Here’s another consideration: How will Oregon State fans define success over the next three-to-five seasons?

The program (probably) will compete in a two-team league in 2024-25 and then a merged entity with the Mountain West starting in 2026.

Is Bray’s tenure successful only if he wins whatever titles are available? Or would 8-4 seasons be enough?


Do the 10 schools have to stand together in the legal case, or might we see an individual or group cut their own settlement with Oregon State and Washington State? — @bogeycat85

The Hotline has a better understanding of the legal process today than we did three months ago thanks to reading through dozens of court filings and speaking to a slew of attorneys.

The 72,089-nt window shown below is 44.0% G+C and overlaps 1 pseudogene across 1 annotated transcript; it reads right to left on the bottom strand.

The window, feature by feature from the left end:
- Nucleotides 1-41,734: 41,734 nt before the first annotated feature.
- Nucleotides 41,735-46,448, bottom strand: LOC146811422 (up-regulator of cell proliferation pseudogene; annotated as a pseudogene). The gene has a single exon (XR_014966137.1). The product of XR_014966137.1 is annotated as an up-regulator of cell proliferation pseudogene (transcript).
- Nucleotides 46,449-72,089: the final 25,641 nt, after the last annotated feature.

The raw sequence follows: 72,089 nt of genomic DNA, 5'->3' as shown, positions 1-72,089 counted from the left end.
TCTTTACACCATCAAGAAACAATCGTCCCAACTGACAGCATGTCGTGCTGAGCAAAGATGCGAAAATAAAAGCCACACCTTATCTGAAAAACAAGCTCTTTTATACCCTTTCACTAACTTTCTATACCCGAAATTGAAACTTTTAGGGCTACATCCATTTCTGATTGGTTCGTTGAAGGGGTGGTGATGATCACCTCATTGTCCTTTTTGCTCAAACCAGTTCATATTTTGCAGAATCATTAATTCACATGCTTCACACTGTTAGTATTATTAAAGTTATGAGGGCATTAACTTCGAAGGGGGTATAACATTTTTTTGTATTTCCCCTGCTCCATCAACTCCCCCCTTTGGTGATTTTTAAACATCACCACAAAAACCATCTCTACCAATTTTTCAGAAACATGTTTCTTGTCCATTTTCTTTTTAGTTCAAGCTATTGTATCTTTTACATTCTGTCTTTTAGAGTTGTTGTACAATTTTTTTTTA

Nothing in our reporting suggests the outbound schools could, or will, reach separate settlements with Washington State and Oregon State.

The legal foundation for the case isn’t money, which would be the focus of any settlement. It’s about governance — specifically, representation on the board of directors.

Any settlement would seemingly require a school to relinquish its board position. If one school capitulates on that issue, it undercuts the argument for the other nine.

Our sense is that they stick together in all-or-nothing fashion.


Is there a penalty for teams to leave the Mountain West after 2026, when the media deal expires? — @fakepaulblood

Not that we are aware.

The departure fee for leaving the Mountain West before the 2024 season would be about $34 million. That’s not an option.

Leave before the 2025 season, and the price drops to $17 million. That’s slightly more manageable, but we don’t expect anyone to depart.

The TV contracts with Fox and CBS expire in the summer of 2026, so any changes in conference affiliation for the ’26 season (and beyond) would come without a cost.